The new generation of entrepreneurs and thought leaders is a force to be reckoned with. Here to share their Gen Z startup success story is Blake Resnick. Blake is the 22-year-old founder and CEO of BRINC, a company building a new class of drones to keep people safe in dangerous situations. Dr. Santor Nishizaki chats with Blake to talk about the unconventional path that led to his startup business and the major challenges he faced as his company grew from just him to an organization of 80 people. Tune in as the two discuss what characterizes Gen Z in terms of their stand on social issues and preferences when it comes to work. They also touch on topics such as retention, The Great Resignation, and when to adopt a hybrid workplace so stay tuned!
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Leading Within An Organization: A Gen Z’s Start-Up Story With Blake Resnick
Our guest is Blake Resnick. He is the CEO and Founder of Brinc. He started taking college courses at the age of fourteen and then attended Northwestern’s McCormick School of Engineering. Before launching his startup. He worked at McLaren Automotive, Tesla, and DJI Inc. He’s also a member of The Thiel Fellowship class of 2020.
He has an innate ability to define a problem. Imagine a new approach, and create a technology-based solution. His engineering skills include mechanical design, firmware development, electrical design, testing high voltage systems, vacuum systems, composite design, additive manufacturing, and CNC machining.
Brinc designs, manufactures and sells SUAS systems, which is an acronym for a Small Unmanned Aircraft System to law enforcement and defense departments worldwide. His willingness to form collaborative partnerships with public safety officials gave birth to Brinc’s first product, the Lemur. using LiDAR technology, the drone flies indoors with precision and unprecedented agility. Its two-way communication system allows first responders to hear and see through the drone.
Blake is working on the SUAS mesh system designed to respond to 911 calls and gunshot detection within seconds. When not enveloped in product development, he actively engages in talent recruitment, strategy, meeting with executives, and speaking with current and future investors. He negotiated and closed a $2 million seed round and a $25 million Series A funding round, and won the Forbes 30 Under 30 award. Let’s hear what this Gen Z leader has to say.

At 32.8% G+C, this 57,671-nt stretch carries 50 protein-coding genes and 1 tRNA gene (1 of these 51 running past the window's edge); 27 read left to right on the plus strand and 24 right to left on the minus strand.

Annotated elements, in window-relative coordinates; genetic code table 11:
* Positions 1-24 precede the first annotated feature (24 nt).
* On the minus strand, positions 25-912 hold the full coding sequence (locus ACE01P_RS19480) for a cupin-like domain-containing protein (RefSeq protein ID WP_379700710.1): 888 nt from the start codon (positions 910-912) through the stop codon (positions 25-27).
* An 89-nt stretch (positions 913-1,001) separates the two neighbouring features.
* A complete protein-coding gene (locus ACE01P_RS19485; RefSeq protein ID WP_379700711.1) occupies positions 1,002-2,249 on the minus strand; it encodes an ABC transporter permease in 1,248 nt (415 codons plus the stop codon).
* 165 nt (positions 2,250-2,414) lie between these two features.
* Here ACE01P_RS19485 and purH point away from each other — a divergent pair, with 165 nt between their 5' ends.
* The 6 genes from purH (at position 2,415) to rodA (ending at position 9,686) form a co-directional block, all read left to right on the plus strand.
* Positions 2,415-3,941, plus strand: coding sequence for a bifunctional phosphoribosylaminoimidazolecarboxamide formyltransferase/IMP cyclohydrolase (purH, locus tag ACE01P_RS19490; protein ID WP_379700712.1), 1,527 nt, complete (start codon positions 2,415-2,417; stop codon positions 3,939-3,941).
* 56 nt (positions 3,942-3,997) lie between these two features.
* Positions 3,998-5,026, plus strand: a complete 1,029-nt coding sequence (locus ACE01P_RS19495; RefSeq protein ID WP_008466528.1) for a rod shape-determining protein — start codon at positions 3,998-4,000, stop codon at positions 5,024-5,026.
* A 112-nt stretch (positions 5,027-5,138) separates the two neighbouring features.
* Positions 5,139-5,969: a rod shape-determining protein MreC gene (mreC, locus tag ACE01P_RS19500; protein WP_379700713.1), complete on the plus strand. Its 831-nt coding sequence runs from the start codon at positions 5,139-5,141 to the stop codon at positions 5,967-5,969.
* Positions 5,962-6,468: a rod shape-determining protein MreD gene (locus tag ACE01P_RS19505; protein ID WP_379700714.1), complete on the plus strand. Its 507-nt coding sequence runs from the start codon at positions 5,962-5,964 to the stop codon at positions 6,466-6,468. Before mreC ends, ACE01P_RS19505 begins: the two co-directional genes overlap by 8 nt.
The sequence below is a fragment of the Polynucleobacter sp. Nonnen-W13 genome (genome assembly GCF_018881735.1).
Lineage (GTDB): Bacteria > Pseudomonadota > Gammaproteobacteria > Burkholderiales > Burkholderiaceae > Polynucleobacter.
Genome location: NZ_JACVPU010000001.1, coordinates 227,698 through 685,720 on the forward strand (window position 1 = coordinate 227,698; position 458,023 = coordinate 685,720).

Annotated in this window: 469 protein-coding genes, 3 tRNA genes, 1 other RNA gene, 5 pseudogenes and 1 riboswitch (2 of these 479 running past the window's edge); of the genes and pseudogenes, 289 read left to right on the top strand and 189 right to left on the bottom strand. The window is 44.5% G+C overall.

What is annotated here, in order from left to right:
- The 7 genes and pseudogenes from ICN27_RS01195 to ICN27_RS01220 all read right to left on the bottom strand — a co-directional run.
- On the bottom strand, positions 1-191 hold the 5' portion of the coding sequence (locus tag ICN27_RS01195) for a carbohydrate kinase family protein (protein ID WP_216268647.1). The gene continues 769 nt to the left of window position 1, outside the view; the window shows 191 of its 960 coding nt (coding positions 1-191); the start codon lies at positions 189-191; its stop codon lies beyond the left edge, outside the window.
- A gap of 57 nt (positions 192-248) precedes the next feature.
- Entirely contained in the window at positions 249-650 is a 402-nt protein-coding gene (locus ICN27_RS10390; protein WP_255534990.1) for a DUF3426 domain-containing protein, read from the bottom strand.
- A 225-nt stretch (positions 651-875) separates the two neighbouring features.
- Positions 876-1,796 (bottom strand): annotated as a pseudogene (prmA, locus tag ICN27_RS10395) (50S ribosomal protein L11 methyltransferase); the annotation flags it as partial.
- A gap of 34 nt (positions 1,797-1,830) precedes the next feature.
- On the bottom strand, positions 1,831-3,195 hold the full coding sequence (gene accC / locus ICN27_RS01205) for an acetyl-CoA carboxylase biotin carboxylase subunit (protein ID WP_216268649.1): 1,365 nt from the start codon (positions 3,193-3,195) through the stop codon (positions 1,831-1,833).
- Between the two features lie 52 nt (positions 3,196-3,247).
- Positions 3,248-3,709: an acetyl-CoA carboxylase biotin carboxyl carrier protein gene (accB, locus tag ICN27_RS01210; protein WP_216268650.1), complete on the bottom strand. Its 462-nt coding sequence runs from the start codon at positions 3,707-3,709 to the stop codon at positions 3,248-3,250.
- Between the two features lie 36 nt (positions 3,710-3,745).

Thank you so much for joining this show, Blake. I appreciate it.
Thank you for having me.
Tell us a little bit about your story and how you got to where you are because it truly is an incredible story.
I started my engineering career over at McLaren Automotive. I believe I was their youngest ever engineering intern. I started over there when I was fourteen and did get parts deployed on the production of cars. If you ever find yourself under a McLaren 720S, you’ll see some stuff I would know. That was a cool time, especially as a massive Formula 1 nerd, walking by cars driven by Senna every day on my way to lunch was a cool way to start a career. That was a great time.
I then went over to Tesla Motors. I worked on battery technology, controls engineering, and that kind of stuff. I also briefly bumped into Elon. I then worked over a DJI, the world’s largest drone company by far. I was working under their VP of R&D. When I was there, they had an 85% market share. It’s very much like the 800-pound gorilla in the space. I did some cool personal projects in the past too. I built an inertia electrostatic confinement nuclear fusion reactor in my garage, which completely terrified my neighbors, but I had a good time with it. I dropped out of Northwestern to start Brinc. I have been working on that ever since.
Can you tell us a little bit about what Brinc does, what you are doing, and what drives you?
We build technology in the service and public safety. Our first commercial product is called the Lemur drone. It’s basically a tool designed to get eyes and ears to places too dangerous to send a person. Instead of sending a human being into a hazmat situation, a hostage situation, a barricaded suspect situation or a partially collapsed building, you would send our drone and it would be your eyes and ears for you so you don’t have to risk anyone’s life to execute a critical search of a structure.